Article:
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Impact evaluation: how to measure what matters

Impact evaluation: how to measure what matters | International aid trends from a Belgian perspective | Scoop.it

Most global development projects aim to 'make a difference' but unless that difference can be measured and proven, the phrase can seem like empty words. Impact evaluation is often seen as what makes the difference between rhetoric and evidence-based change. It asks the questions: what would have happened if this project hadn't existed? Can positive change in this community be attributed directly to the project?

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Do We Learn from Experience in Development?

Do We Learn from Experience in Development? | International aid trends from a Belgian perspective | Scoop.it

Actes de la conférence AFD-EUDN organisée le 26 mars 2012. Réunissant plus de 1 000 participants originaires de plus de trente pays, cette session pose la question cruciale : Apprenons-nous de l'éxpérience dans le champ du développement? Si tel est le cas, comme l'évaluation peut-elle contribuer à cet aprentissage, et comment se fait-il que nous soyions incapables de mettre ces expériences en pratique ?

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Testing the Effectiveness of Payments for Ecosystem Services to Enhance Conservation in Uganda

Testing the Effectiveness of Payments for Ecosystem Services to Enhance Conservation in Uganda | International aid trends from a Belgian perspective | Scoop.it

Deforestation contributes as much as 25 percent of global greenhouse-gas emissions each year. Curbing deforestation in developing countries is potentially a very cost-effective way to reduce carbon emissions and address climate change. Recently, the United Nations launched a major initiative to pay developing countries for reduced deforestation. The program, known as REDD+ (Reducing Emissions from Deforestation and Degradation), may be incorporated into global carbon markets under the next international climate treaty, resulting in billions of dollars in payments from wealthier countries for forest conservation.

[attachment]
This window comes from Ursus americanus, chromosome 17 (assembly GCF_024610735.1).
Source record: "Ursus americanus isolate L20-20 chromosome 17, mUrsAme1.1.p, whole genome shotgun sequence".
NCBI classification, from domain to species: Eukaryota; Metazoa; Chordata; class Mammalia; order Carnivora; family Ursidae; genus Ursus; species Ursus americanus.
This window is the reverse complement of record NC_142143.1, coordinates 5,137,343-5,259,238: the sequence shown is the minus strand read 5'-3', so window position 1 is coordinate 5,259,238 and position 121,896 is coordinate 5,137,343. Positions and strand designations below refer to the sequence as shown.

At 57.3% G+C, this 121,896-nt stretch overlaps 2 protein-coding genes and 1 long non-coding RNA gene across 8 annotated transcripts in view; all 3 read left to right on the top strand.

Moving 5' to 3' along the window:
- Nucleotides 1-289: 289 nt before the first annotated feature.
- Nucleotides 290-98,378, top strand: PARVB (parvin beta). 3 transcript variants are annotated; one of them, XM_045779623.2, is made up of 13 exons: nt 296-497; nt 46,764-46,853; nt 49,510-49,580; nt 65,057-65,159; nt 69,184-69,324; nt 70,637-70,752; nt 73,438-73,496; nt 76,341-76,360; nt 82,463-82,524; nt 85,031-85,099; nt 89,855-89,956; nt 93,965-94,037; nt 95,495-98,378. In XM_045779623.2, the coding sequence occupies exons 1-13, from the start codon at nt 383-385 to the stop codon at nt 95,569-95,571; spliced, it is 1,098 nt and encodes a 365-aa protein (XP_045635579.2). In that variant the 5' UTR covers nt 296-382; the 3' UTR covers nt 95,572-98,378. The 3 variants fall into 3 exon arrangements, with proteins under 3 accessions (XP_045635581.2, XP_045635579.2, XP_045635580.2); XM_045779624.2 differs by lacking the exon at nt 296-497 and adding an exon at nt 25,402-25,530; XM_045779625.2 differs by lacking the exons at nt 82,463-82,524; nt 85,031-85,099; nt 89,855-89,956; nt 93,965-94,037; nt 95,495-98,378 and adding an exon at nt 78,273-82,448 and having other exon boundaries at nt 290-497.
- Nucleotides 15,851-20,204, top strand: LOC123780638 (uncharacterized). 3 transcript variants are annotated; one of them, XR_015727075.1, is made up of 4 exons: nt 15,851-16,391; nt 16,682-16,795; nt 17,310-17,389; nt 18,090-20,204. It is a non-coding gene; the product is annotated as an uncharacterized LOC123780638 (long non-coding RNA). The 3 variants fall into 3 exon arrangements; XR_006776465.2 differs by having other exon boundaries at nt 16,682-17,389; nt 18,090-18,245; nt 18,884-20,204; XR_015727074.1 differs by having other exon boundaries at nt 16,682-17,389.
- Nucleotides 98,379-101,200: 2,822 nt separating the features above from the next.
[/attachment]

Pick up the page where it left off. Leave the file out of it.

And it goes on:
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Tackling the evaluation challenge – how do we know if we're effective? | Oxfam GB

Tackling the evaluation challenge – how do we know if we're effective? | Oxfam GB | International aid trends from a Belgian perspective | Scoop.it

Today I get to tell you a little more about the approach taken by Oxfam, as we publish the first of a set of 26 project effectiveness reviews undertaken during 2011-12. Effectiveness reviews are used by Oxfam to try and trace its own part in development change processes, using a range    of methods. The projects that were evaluated for impact were randomly selected from a total of 400 or so mature projects.

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IFAD social reporting blog: Rigorous impact evaluations are much more than just evaluations

IFAD social reporting blog: Rigorous impact evaluations are much more than just evaluations | International aid trends from a Belgian perspective | Scoop.it

In a context where we need to do more with less, it becomes crucial to make decisions based on evidence of what works and what does not. It is equally important to have programs which are more cost-effective and paramount that rural development interventions have to work better in a specific context, and at a reasonable cost. In this sense, rigorous impact evaluations can help us in the process of achieving higher results with limited resources.